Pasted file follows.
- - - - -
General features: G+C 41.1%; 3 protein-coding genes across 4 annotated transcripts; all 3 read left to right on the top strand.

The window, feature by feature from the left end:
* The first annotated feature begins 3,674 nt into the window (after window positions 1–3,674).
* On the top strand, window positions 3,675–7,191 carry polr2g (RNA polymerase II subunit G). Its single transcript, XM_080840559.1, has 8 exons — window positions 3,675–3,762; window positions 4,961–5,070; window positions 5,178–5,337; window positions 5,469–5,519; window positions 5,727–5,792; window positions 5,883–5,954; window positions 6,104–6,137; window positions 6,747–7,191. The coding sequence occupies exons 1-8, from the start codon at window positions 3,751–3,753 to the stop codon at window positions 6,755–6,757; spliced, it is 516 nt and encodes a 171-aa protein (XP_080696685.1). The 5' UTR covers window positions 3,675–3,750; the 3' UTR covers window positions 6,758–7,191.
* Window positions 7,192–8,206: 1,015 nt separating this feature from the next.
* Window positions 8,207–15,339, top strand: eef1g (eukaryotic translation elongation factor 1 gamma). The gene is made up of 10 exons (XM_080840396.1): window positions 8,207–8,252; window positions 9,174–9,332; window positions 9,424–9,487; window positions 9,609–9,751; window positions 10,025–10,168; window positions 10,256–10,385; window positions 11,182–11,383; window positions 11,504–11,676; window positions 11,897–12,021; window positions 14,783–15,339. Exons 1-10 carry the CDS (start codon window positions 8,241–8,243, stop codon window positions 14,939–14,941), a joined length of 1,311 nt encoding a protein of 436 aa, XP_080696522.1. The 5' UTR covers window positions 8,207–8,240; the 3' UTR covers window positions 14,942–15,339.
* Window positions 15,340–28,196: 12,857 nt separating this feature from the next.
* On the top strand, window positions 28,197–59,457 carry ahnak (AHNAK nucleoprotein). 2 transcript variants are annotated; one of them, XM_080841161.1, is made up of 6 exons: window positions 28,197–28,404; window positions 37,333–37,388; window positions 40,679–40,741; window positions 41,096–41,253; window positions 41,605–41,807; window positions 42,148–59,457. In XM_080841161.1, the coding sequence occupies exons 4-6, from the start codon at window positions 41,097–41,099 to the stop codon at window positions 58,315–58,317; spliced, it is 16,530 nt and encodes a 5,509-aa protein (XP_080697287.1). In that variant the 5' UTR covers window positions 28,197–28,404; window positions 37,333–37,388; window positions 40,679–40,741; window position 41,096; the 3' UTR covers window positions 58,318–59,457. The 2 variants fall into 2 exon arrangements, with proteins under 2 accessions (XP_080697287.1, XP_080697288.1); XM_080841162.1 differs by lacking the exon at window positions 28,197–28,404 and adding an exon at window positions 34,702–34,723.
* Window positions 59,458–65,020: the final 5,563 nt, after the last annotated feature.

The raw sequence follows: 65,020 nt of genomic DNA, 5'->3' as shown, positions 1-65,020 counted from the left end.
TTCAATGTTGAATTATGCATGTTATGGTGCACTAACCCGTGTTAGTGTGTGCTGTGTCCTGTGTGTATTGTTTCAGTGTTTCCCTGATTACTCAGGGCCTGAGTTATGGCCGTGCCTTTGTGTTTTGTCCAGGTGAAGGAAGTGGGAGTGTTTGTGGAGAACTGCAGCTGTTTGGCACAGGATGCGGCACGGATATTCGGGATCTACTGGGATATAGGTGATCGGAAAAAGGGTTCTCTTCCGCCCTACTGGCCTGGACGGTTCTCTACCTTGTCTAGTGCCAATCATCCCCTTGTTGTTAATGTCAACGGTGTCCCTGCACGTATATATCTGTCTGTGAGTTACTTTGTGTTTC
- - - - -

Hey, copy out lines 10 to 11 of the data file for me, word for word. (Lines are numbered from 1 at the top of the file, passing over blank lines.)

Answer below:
The raw sequence follows: 65,020 nt of genomic DNA, 5'->3' as shown, positions 1-65,020 counted from the left end.
TTCAATGTTGAATTATGCATGTTATGGTGCACTAACCCGTGTTAGTGTGTGCTGTGTCCTGTGTGTATTGTTTCAGTGTTTCCCTGATTACTCAGGGCCTGAGTTATGGCCGTGCCTTTGTGTTTTGTCCAGGTGAAGGAAGTGGGAGTGTTTGTGGAGAACTGCAGCTGTTTGGCACAGGATGCGGCACGGATATTCGGGATCTACTGGGATATAGGTGATCGGAAAAAGGGTTCTCTTCCGCCCTACTGGCCTGGACGGTTCTCTACCTTGTCTAGTGCCAATCATCCCCTTGTTGTTAATGTCAACGGTGTCCCTGCACGTATATATCTGTCTGTGAGTTACTTTGTGTTTC